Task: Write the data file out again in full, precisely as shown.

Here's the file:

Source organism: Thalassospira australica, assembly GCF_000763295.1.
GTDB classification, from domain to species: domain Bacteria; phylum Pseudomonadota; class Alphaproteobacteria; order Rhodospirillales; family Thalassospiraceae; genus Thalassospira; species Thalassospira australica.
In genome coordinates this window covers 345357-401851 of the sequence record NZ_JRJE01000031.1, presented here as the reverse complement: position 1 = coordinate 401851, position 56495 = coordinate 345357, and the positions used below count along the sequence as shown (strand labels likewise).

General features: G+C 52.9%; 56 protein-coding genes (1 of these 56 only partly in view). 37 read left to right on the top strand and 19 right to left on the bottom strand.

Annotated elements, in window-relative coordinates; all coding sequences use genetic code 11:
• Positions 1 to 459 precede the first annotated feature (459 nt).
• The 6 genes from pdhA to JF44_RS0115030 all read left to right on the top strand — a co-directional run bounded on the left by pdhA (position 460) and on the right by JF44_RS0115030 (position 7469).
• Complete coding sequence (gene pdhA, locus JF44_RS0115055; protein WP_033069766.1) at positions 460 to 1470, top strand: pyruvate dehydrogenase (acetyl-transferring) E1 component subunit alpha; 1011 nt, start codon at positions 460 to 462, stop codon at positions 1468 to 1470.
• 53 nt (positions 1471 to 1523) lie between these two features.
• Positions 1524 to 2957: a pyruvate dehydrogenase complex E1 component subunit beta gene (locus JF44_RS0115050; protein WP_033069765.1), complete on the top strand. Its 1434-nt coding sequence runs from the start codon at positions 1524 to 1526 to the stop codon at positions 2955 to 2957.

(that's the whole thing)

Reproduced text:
Source organism: Thalassospira australica, assembly GCF_000763295.1.
GTDB classification, from domain to species: domain Bacteria; phylum Pseudomonadota; class Alphaproteobacteria; order Rhodospirillales; family Thalassospiraceae; genus Thalassospira; species Thalassospira australica.
In genome coordinates this window covers 345357-401851 of the sequence record NZ_JRJE01000031.1, presented here as the reverse complement: position 1 = coordinate 401851, position 56495 = coordinate 345357, and the positions used below count along the sequence as shown (strand labels likewise).

General features: G+C 52.9%; 56 protein-coding genes (1 of these 56 only partly in view). 37 read left to right on the top strand and 19 right to left on the bottom strand.

Annotated elements, in window-relative coordinates; all coding sequences use genetic code 11:
• Positions 1 to 459 precede the first annotated feature (459 nt).
• The 6 genes from pdhA to JF44_RS0115030 all read left to right on the top strand — a co-directional run bounded on the left by pdhA (position 460) and on the right by JF44_RS0115030 (position 7469).
• Complete coding sequence (gene pdhA, locus JF44_RS0115055; protein WP_033069766.1) at positions 460 to 1470, top strand: pyruvate dehydrogenase (acetyl-transferring) E1 component subunit alpha; 1011 nt, start codon at positions 460 to 462, stop codon at positions 1468 to 1470.
• 53 nt (positions 1471 to 1523) lie between these two features.
• Positions 1524 to 2957: a pyruvate dehydrogenase complex E1 component subunit beta gene (locus JF44_RS0115050; protein WP_033069765.1), complete on the top strand. Its 1434-nt coding sequence runs from the start codon at positions 1524 to 1526 to the stop codon at positions 2955 to 2957.